Sentinel-1-based analysis of the severe flood over Pakistan 2022
In August and September 2022, Pakistan was hit by a severe flood, and millions of people were impacted. The Sentinel-1-based flood mapping algorithm developed by Technische Universität Wien (TU Wien) for the Copernicus Emergency Management Service (CEMS) global flood monitoring (GFM) component was used to document the propagation of the flood from 10 August to 23 September 2022. The results were evaluated using the flood maps from the CEMS rapid mapping component. Overall, the algorithm performs reasonably well with a critical success index of up to 80 %, while the detected differences can be primarily attributed to the time difference of the algorithm's results and the corresponding reference. Over the 6-week time span, an area of 30 492 km2 was observed to be flooded at least once, and the maximum extent was found to be present on 30 August. The study demonstrates the ability of the TU Wien flood mapping algorithm to fully automatically produce large-scale results and how key data of an event can be derived from these results.
Pakistan is a flood-prone country. The local climate shows a distinct wet and dry season, causing floods mostly happening between July and September. Heavy rainfall caused by the monsoon and the snowmelt from the upstream Himalayan region during these months supply copious amounts of water to local rivers. The Indus River collects and carries the large volumes to the south to flood-prone regions that are densely populated (Qasim et al., 2015). Besides the climate- and topographic-related flood causes, human-made transformations aggravate the situation, as deforestation reduces the natural retention capacity of the land, and the lack of artificial flood plain regulations increases the exposure to intense floods (Khan, 2013). Today, agriculture makes up one-fifth of the country's GDP (The Editors of Encyclopaedia, 2023b). Due to the proximity of the majority of the crops to the Indus River, the sector is specifically endangered by flooding. Because of these reasons, floods in Pakistan often result in enormous harm to human life and the local economy. One event happened in 2010 and affected about 14 million people (Gaurav et al., 2011). Only 12 years later, starting from mid-June 2022, Pakistan was hit by the country's worst flooding in a decade, and tens of thousands of square kilometres were inundated (NASA Earth Observatory, 2022). Besides the mentioned monsoon conditions, Otto et al. (2023) identified intensified rainfall due to climate change as one of the major contributors to the catastrophic magnitude of the event.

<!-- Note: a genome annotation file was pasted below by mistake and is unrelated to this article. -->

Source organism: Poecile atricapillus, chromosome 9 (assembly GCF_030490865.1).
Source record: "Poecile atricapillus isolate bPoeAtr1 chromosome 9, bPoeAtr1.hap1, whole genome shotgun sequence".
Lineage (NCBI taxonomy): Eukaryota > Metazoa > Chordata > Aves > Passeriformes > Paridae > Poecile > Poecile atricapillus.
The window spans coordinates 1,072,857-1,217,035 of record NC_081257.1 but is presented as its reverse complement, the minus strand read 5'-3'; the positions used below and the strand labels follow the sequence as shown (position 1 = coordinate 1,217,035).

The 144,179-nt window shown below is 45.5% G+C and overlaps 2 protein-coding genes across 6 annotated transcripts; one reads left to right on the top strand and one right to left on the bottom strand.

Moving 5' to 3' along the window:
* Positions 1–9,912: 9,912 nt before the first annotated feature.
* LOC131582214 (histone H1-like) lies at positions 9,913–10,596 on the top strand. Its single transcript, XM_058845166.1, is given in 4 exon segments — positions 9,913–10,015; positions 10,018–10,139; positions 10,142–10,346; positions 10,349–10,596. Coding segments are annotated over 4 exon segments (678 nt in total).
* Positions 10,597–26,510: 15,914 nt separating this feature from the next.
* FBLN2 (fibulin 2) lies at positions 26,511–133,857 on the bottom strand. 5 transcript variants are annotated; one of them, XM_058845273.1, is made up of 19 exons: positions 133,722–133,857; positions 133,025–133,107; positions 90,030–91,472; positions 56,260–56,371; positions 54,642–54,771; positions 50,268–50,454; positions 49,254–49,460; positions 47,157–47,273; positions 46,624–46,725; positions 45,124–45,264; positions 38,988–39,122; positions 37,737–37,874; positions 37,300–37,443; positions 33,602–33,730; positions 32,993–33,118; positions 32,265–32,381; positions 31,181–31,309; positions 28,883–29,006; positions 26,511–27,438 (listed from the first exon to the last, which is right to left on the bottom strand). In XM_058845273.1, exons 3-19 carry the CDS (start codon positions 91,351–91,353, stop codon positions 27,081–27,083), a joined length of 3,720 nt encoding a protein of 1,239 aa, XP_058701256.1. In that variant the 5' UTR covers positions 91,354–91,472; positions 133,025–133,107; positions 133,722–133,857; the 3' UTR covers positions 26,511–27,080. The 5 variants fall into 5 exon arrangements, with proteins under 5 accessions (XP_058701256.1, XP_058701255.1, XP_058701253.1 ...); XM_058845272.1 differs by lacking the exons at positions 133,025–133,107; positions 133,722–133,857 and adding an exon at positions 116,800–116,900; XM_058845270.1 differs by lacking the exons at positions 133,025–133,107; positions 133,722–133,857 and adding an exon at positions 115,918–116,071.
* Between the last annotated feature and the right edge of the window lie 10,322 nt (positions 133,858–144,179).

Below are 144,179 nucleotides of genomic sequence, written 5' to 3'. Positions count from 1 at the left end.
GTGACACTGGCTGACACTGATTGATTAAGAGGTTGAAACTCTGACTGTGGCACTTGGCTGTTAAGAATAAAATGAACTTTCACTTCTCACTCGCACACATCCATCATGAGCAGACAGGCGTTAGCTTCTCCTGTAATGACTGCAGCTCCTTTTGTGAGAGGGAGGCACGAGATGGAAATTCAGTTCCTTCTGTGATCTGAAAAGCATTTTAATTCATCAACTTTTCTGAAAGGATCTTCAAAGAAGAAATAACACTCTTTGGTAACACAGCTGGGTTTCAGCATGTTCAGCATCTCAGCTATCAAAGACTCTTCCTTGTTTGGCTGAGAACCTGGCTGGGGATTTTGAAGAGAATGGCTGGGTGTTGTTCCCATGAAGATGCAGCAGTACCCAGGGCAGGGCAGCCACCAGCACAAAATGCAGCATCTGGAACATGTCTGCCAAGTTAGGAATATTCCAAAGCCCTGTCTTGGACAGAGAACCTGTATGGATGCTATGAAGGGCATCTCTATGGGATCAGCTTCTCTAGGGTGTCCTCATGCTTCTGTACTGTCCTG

As the 2022 flood destroyed many roads and other infrastructure and the extent of the inundated area covered an extremely large area, satellite data were the only way of providing large-scale information of the affected area to local authorities. Among other space programmes, the Copernicus Earth Observation programme gives access to systematic observations of the Earth's surface, providing crucial information on natural disasters. Especially the C-band synthetic aperture radar (SAR) mission of Sentinel-1 provides cloud-independent all-day imagery with unprecedented spatio-temporal sampling, enabling the mapping of flooded areas. To retrieve the flooded areas from the satellite data, the Copernicus Emergency Management Service (CEMS) offers two components: the rapid mapping service and the global flood monitoring (GFM) (Salamon et al., 2021) service. While the rapid mapping service works on demand of an authorised user and makes use of many different satellite missions, the GFM service relies exclusively on Sentinel-1 observations and provides results fully automatic in near-real-time (NRT) for each incoming scene. The service utilises three independent flood mapping algorithms and provides an ensemble result. One of the algorithms has been developed by Technische Universität Wien (TU Wien) (Bauer-Marschallinger et al., 2022), and its results for the flood in Pakistan 2022 are shown and evaluated in this study.